Tallest Man on Earth Stands Tall with New Album

June 26, 2012

The third full length recording by 29-year-old singer-songwriter Kristian Mattson—performing under the name The Tallest Man on Earth—There’s No Leaving Now can be defined by the growth it represents. While many artists with his mastery of a particular style might find themselves complacent, Mattson turns his comfort into confidence. In the process, he crafts an album that manages to push forward while holding tightly on to its roots without sounding strained or losing itself anywhere in the process.

Fans of Mattson’s previous efforts will notice the difference only seconds into There’s No Leaving Now. The first song, “To Just Grow Away” starts with the same minimalistic fingerpicking typical of his style but quickly blooms into a landscape of reverb-drenched strumming with stray guitar tracks floating above, marking Mattson’s first serious venture into multitracking. The following songs continue to play with layered sounds adding slide guitar, woodwind, and even subtle percussion in various combinations.

This all leads up to the title track wherein Mattson returns to a more minimal style closer to previous albums and, though select songs do feature multiple tracks, never fully returns to the heavily-layered sound of the first few songs. This is one area where the album excels—despite reducing the complexity of later songs, the transition is by no means jarring. The fullness is maintained by way of reverb ensuring that no sonic space is left empty, and even the most basic tracks feel warmer than anything seen on 2008’s The Shallow Grave or 2010’s The Wild Hunt.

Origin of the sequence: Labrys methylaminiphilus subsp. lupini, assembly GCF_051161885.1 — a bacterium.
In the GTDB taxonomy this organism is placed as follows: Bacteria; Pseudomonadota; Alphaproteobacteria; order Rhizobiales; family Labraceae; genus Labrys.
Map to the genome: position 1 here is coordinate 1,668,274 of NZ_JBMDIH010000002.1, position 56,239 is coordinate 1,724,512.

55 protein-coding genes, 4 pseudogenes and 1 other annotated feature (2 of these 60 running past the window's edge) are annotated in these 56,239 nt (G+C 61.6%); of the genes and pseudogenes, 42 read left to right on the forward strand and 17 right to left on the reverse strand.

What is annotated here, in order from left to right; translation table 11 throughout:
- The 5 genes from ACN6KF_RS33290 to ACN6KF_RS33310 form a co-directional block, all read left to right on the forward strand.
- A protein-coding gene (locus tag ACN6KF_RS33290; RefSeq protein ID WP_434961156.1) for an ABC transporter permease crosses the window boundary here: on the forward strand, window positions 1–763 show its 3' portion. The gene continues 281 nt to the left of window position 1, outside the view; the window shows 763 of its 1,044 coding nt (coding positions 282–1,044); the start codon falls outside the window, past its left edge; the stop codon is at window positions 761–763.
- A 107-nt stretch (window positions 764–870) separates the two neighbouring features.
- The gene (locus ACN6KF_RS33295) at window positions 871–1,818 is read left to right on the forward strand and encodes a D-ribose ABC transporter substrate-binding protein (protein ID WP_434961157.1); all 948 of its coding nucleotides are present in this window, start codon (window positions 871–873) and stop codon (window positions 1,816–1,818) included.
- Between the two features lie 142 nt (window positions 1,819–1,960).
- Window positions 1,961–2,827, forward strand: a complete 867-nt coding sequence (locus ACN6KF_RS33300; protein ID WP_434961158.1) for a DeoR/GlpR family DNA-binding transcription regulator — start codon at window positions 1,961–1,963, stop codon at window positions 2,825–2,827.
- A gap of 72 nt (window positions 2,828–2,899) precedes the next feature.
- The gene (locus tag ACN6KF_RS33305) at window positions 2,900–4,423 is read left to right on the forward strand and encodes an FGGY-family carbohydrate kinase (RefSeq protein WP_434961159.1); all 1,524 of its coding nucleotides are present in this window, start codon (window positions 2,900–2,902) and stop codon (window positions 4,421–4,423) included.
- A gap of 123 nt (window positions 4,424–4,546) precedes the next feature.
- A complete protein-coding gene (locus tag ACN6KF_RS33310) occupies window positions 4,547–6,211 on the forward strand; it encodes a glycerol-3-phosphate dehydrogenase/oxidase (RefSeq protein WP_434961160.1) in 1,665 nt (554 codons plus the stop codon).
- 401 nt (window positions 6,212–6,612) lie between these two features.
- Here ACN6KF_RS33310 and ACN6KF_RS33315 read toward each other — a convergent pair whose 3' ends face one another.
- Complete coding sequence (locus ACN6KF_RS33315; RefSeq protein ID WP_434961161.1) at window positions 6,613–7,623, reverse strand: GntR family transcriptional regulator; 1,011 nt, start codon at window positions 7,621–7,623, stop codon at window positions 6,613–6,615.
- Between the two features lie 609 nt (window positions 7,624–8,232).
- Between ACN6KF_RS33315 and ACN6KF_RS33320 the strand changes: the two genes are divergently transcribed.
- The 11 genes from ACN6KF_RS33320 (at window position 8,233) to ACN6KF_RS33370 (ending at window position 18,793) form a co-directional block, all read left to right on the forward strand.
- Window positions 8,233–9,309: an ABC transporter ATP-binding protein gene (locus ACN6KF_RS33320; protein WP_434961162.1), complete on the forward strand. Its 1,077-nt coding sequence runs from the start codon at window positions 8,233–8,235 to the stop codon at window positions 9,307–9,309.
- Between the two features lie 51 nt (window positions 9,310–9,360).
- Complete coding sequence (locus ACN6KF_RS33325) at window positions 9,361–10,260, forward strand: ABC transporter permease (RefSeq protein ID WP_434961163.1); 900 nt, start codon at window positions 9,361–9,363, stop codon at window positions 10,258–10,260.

The growth seen here is just that—an expansion of an existing sound, rather than a shift or refocusing. Although very distinct from previous albums, none of the staples of Mattson’s success are abandoned, creating an experience that is unlikely to alienate fans.  His mastery of fingerpicking is only highlighted by the new additions and his voice is in top form. The bond between vocals and guitar, so strong that Mattson usually records the two together, remains unbroken. Lyrically, There’s No Leaving Now continues his tradition of celebrating nature and, as Mattson’s lyrics are packed with such imagery, the music even comes closer to a matching organic sound than the older, more bare-bones albums.

This album highlights an artist capable of growing without losing himself. While Mattson sings that “whatever happened to the boy is now a tale for the seas,” the boy that wrote and recorded two of the most essential works of the late-2000s indie folk explosion is still very present. None of the songs here, different from one another as they may be, feel like experiments. Every piece of this album is pushed forward and held together by Mattson’s skill and, just as importantly, confidence. From the lyrically blunt and uncharacteristically personal “Little Brother” to the metaphor-cloaked narrative “Wind and Walls,” from “Revelation Blues,” in which the many instrumental layers blend into one wave of sound, to “On Every Page,” where the spotlight is on a smooth classical guitar line, this album thrives from its willingness to explore.

There’s No Leaving Now succeeds on many levels.  As an album, it is worth the time. As individual songs, each is strong enough to stand out. Outside the context of The Tallest Man on Earth’s discography, the album has a wide appeal. Compared to previous works, it fits in just fine. And looking forward, one sees an artist ready and able to do even greater things. There’s No Leaving Now ensure that, for its young composer, there’s no leaving now. —Austin Phy, Contributing Editor